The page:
Date of this Version



Matthew Levendusky


corruption, incumbency advantage, congress, congressional elections, incumbents, fundraising, spending


The definition of corruption currently used by the United States judicial system for congresspeople is very stringent, requiring full knowledge of exchanging money for legislative favors in order to convict. However, the increasing amount of outside money in congressional elections suggests that the environment is ripe for a quid pro quo exchange. This is especially true for incumbents, who have an established, built-in advantage favoring reelection and receive the majority of outside spending. To investigate whether there exists the potential for a quid pro quo, I look at incumbents fundraising and expenditure data in 2010 and 2014, after the Supreme Court’s Citizens United decision. I find that incumbents strategically take advantage of incumbency benefits to build war chests of savings and scare off higher quality challengers. This implies a level of integration with political elites and wealthy donors that suggests a quid pro quo between the two sides.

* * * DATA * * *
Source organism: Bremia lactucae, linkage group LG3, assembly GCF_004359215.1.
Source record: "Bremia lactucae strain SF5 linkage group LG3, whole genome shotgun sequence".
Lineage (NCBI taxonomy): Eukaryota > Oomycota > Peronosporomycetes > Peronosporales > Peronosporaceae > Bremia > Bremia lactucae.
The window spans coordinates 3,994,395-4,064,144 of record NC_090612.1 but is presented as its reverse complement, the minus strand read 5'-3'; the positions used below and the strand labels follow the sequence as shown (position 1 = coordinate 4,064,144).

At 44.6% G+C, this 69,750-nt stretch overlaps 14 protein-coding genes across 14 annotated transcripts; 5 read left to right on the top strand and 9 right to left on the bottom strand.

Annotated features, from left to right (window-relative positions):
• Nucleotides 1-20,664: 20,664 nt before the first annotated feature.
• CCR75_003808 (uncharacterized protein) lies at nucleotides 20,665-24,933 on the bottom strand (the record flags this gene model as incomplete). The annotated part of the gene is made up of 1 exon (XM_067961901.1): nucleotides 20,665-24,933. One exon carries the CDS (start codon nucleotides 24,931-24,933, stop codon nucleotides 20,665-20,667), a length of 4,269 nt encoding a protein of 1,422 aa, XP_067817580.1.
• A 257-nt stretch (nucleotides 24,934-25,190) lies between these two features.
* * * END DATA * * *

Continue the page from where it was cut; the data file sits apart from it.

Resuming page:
Date Posted: 06 May 2016


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